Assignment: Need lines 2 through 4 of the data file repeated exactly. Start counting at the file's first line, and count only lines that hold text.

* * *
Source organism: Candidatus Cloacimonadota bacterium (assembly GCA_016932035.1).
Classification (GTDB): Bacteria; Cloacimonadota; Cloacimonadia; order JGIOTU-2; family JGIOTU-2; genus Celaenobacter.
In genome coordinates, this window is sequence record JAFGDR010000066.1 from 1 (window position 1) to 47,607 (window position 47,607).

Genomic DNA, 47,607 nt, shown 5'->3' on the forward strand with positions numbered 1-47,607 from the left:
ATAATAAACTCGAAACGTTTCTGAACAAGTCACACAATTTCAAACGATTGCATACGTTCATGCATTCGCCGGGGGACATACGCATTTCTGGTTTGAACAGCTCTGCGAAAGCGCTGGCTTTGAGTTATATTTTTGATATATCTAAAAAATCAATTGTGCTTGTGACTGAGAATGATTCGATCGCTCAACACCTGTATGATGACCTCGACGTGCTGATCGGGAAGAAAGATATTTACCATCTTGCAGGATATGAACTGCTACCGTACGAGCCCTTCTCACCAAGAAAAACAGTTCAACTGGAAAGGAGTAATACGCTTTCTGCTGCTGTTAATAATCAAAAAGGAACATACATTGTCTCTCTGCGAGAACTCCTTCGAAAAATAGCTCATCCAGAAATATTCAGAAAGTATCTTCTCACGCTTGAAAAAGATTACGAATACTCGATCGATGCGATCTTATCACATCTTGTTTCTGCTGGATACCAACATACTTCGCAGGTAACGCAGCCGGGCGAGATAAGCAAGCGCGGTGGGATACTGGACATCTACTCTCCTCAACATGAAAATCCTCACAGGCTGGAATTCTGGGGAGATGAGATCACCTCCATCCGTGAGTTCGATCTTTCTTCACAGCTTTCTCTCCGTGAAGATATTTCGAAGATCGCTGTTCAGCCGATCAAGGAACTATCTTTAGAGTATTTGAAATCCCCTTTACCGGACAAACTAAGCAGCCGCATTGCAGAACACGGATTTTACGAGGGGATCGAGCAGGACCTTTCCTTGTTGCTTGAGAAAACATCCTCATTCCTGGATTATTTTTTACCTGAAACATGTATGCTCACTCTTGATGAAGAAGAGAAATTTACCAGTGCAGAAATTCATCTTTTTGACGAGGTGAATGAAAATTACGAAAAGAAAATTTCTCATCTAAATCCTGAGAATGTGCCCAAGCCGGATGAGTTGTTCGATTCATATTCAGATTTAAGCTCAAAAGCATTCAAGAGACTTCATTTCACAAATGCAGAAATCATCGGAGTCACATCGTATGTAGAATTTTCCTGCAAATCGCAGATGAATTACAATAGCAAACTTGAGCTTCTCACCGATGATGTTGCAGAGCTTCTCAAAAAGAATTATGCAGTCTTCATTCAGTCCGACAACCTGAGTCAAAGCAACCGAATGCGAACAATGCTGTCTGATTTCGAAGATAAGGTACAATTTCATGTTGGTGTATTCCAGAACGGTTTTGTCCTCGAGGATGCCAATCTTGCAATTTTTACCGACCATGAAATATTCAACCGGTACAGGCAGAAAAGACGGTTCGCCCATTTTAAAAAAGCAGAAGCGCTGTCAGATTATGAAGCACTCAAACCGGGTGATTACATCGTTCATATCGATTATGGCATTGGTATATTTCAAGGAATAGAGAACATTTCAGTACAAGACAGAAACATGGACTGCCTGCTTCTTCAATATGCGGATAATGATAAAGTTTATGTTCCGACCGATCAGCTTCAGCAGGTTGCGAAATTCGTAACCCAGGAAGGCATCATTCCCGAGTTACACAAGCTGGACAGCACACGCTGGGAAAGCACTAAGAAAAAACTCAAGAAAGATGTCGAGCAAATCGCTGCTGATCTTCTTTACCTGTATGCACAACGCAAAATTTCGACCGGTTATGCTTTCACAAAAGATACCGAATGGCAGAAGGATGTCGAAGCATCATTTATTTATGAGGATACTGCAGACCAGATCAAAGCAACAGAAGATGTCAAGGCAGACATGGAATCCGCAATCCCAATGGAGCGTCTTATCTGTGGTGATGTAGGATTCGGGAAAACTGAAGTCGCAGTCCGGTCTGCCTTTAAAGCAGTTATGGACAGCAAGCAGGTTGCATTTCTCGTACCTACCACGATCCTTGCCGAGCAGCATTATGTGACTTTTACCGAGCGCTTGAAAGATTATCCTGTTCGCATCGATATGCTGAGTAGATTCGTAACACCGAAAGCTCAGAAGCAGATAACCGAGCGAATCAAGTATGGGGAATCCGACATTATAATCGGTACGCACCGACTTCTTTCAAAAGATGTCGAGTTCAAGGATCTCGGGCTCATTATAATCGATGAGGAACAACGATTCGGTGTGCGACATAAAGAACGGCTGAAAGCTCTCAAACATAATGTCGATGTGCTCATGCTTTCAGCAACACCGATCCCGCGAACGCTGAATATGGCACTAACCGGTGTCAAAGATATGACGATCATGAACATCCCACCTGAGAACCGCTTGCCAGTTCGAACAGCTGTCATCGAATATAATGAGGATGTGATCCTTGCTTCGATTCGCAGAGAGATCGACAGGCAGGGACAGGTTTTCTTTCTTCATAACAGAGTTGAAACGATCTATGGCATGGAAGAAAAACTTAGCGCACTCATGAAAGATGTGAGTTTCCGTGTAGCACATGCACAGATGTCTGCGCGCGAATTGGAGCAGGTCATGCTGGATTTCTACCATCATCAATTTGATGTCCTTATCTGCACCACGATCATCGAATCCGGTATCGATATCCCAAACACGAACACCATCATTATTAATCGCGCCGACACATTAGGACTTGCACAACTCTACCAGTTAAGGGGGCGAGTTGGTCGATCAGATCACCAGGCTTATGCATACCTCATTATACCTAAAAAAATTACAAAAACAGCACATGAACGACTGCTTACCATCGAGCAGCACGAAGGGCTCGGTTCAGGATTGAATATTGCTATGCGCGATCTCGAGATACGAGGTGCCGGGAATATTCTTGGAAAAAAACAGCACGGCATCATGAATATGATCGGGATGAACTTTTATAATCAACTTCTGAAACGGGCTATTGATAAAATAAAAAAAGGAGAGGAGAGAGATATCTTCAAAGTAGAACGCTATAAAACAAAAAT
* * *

Classification (GTDB): Bacteria; Cloacimonadota; Cloacimonadia; order JGIOTU-2; family JGIOTU-2; genus Celaenobacter.
In genome coordinates, this window is sequence record JAFGDR010000066.1 from 1 (window position 1) to 47,607 (window position 47,607).

Genomic DNA, 47,607 nt, shown 5'->3' on the forward strand with positions numbered 1-47,607 from the left: